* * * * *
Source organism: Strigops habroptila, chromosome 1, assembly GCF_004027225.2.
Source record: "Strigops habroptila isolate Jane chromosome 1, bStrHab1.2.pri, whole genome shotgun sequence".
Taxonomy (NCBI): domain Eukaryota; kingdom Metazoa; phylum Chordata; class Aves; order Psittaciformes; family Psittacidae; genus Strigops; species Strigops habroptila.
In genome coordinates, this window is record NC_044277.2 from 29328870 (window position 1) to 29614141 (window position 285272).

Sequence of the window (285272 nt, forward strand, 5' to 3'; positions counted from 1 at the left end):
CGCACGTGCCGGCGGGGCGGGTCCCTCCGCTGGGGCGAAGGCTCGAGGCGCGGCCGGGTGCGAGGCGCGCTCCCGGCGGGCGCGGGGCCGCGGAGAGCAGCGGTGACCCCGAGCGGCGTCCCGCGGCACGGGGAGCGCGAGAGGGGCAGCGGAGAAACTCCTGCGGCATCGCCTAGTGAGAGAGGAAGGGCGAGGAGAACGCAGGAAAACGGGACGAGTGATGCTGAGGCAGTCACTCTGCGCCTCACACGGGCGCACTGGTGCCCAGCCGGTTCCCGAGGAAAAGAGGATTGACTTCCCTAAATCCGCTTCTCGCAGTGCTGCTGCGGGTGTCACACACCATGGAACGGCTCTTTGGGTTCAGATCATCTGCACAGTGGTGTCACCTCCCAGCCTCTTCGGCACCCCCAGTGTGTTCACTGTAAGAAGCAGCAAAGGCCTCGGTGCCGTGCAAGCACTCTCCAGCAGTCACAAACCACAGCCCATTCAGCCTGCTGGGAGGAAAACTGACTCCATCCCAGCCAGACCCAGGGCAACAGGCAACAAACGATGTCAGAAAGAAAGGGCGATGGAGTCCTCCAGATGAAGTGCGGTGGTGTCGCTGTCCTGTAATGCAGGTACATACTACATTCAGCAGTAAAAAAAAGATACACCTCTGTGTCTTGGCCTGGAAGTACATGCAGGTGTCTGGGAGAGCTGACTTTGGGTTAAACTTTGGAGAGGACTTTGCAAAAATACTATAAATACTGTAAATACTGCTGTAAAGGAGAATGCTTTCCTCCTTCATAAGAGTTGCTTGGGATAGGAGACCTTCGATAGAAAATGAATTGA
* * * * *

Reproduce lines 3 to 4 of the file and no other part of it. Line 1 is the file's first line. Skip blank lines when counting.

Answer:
Taxonomy (NCBI): domain Eukaryota; kingdom Metazoa; phylum Chordata; class Aves; order Psittaciformes; family Psittacidae; genus Strigops; species Strigops habroptila.
In genome coordinates, this window is record NC_044277.2 from 29328870 (window position 1) to 29614141 (window position 285272).